It was a great time to be in private equity, with record levels of new deals and a seemingly bottomless desire by investors for the speculative-grade debt raised by the private equity kingpins to fund their deals. Average yields of around 8.5 percent offered a tasty jolt of purchasing power in a world where headline inflation hovered just around two percent. Nor did the risks associated with debt rated below BBB- seem unduly out of line: the average spread of junk debt to benchmark US Treasuries was around three percent in the middle of the year, more or less in line with historical risk spreads.
That year was 2007, and the good times would not last for long. A year later, as the wheels came off the global financial system, yields on junk bonds spiked into the upper teens, with risk spreads to Treasuries jumping accordingly as panicked investors poured into the safest of asset classes. Anyone lured by the charms of junk bonds in that splendid summer of 2007 paid a heavy price.
Something’s Going to Give
Fast forward to the onset of the fourth quarter of 2021. Private equity volumes have already far surpassed their previous records of 2007, with over $800 billion pouring into more than 10,000 deals so far this year. Where private equity goes, speculative-grade debt follows as sure as the sun rises in the east. Just this week three of the biggest players in the private equity arena – Blackstone Group, Carlyle and Hellman & Friedman – announced a deal for a family-owned medical supply company called Medline that will raise $15 billion in new debt, most likely earning a rating of single-B. The total deal valuation of $34 billion (debt plus equity) makes Medline the biggest single private equity deal since that banner year of 2007.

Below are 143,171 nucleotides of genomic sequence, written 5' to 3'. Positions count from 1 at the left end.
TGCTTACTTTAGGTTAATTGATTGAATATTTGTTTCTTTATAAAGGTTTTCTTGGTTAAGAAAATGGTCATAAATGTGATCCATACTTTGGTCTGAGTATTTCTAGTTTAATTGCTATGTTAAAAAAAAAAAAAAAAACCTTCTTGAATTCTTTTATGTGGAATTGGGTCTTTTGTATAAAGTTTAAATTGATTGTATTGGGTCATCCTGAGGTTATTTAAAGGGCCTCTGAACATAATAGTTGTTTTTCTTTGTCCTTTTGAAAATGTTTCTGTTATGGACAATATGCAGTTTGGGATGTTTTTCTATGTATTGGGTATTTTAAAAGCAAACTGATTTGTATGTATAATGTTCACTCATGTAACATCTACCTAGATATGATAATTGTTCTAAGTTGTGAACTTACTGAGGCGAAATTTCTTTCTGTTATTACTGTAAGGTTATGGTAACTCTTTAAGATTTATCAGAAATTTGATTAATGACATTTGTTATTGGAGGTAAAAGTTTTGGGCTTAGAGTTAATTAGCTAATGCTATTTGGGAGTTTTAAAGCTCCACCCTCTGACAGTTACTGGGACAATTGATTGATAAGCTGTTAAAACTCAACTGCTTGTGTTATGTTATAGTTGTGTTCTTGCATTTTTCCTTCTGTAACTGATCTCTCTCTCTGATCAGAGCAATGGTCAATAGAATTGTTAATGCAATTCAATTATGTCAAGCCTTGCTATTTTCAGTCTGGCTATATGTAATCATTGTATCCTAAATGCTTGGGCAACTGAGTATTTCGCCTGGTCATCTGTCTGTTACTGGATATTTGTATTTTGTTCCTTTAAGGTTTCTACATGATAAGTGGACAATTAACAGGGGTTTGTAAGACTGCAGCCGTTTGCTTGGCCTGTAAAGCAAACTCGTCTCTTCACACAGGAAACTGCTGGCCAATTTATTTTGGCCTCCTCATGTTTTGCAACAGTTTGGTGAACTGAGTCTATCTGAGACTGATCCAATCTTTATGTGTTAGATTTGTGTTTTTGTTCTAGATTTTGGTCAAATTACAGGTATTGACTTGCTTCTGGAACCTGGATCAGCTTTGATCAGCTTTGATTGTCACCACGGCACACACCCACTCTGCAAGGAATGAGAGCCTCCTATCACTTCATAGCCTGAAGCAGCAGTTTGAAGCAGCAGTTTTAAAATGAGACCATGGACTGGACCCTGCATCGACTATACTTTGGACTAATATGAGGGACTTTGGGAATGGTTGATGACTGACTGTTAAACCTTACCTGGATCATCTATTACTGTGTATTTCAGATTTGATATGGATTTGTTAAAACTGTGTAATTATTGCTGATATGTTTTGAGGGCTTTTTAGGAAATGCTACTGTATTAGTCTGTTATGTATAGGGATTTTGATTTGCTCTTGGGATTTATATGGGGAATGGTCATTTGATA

What are the bondholders going to get out of the deal? Consider the chart below.
Back in 2007, junk bond investors could at least satisfy themselves that they were getting a good deal relative to inflation. Today, for the first time in the history of this asset class, that purchasing power argument doesn’t hold. With inflation having risen over the past several months, the average yield on speculative debt – 4.03 percent according to the ICE BofA High Yield Index shown above – is lower than the latest Personal Consumption Expenditure (PCE) index of 4.3 percent released just this morning.
No Income, and Default Risk Too!
Something is clearly out of whack with this picture. Either inflation is going to drop very soon back to where it has been for most of the past ten-odd years, or current investors in junk bonds are in for some pain as yields rise to compensate for the loss of purchasing power. Which is it going to be?
Now, an observer of the above chart might note that the spread between speculative-grade debt and benchmark Treasuries has been quite stable ever since bond markets in general stabilized following the disruptions of March 2020 when the pandemic hit. Nominal Treasury yields, to be sure, are significantly below inflation at present. But institutions buy US government debt for all sorts of reasons only tangentially related to the earned yield – from foreign exchange reserves stockpiling by central banks to risk mitigation by portfolio managers. Historically, at least, investors have assumed the default risk on benchmark government debt to be zero (let’s hope that continues past the debt ceiling circus playing out now in Congress). The default risk on speculative debt, obviously, is not zero or anything close to it.
In the aftermath of the pandemic, the Fed stepped in to shore up credit markets by, among other things, committing to purchase junk bonds as a buyer of last resort. That explicit commitment ended after markets settled back down. Perhaps junk bond investors today think there is still an implicit commitment by the Fed to not let their holdings go south (there is not, but a person can dream). Perhaps the idea that zero purchasing power is an okay return for higher credit risk is the new normal. To our eyes, that chart says something else, which is that junk bonds are due for a significant repricing.